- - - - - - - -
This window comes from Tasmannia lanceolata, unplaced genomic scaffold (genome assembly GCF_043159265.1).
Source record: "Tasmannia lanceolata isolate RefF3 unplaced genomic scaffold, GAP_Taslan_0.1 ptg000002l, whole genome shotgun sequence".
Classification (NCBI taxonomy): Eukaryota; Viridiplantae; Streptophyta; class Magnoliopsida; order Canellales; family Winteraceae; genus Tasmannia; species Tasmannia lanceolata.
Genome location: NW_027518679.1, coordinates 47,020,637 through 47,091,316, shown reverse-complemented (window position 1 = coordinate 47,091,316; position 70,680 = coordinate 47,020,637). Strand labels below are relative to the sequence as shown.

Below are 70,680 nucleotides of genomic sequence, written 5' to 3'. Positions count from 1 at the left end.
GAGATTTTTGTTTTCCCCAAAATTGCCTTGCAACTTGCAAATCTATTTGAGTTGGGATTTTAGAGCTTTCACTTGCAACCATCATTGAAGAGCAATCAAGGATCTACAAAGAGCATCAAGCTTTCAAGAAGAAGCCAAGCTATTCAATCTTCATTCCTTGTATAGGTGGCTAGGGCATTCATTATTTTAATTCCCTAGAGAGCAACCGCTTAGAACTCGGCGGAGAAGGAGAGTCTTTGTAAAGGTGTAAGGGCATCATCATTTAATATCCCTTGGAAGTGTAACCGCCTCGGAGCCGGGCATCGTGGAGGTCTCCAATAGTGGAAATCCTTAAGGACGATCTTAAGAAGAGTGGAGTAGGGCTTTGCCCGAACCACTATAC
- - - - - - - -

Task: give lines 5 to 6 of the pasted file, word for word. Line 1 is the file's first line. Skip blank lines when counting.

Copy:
Below are 70,680 nucleotides of genomic sequence, written 5' to 3'. Positions count from 1 at the left end.
GAGATTTTTGTTTTCCCCAAAATTGCCTTGCAACTTGCAAATCTATTTGAGTTGGGATTTTAGAGCTTTCACTTGCAACCATCATTGAAGAGCAATCAAGGATCTACAAAGAGCATCAAGCTTTCAAGAAGAAGCCAAGCTATTCAATCTTCATTCCTTGTATAGGTGGCTAGGGCATTCATTATTTTAATTCCCTAGAGAGCAACCGCTTAGAACTCGGCGGAGAAGGAGAGTCTTTGTAAAGGTGTAAGGGCATCATCATTTAATATCCCTTGGAAGTGTAACCGCCTCGGAGCCGGGCATCGTGGAGGTCTCCAATAGTGGAAATCCTTAAGGACGATCTTAAGAAGAGTGGAGTAGGGCTTTGCCCGAACCACTATAC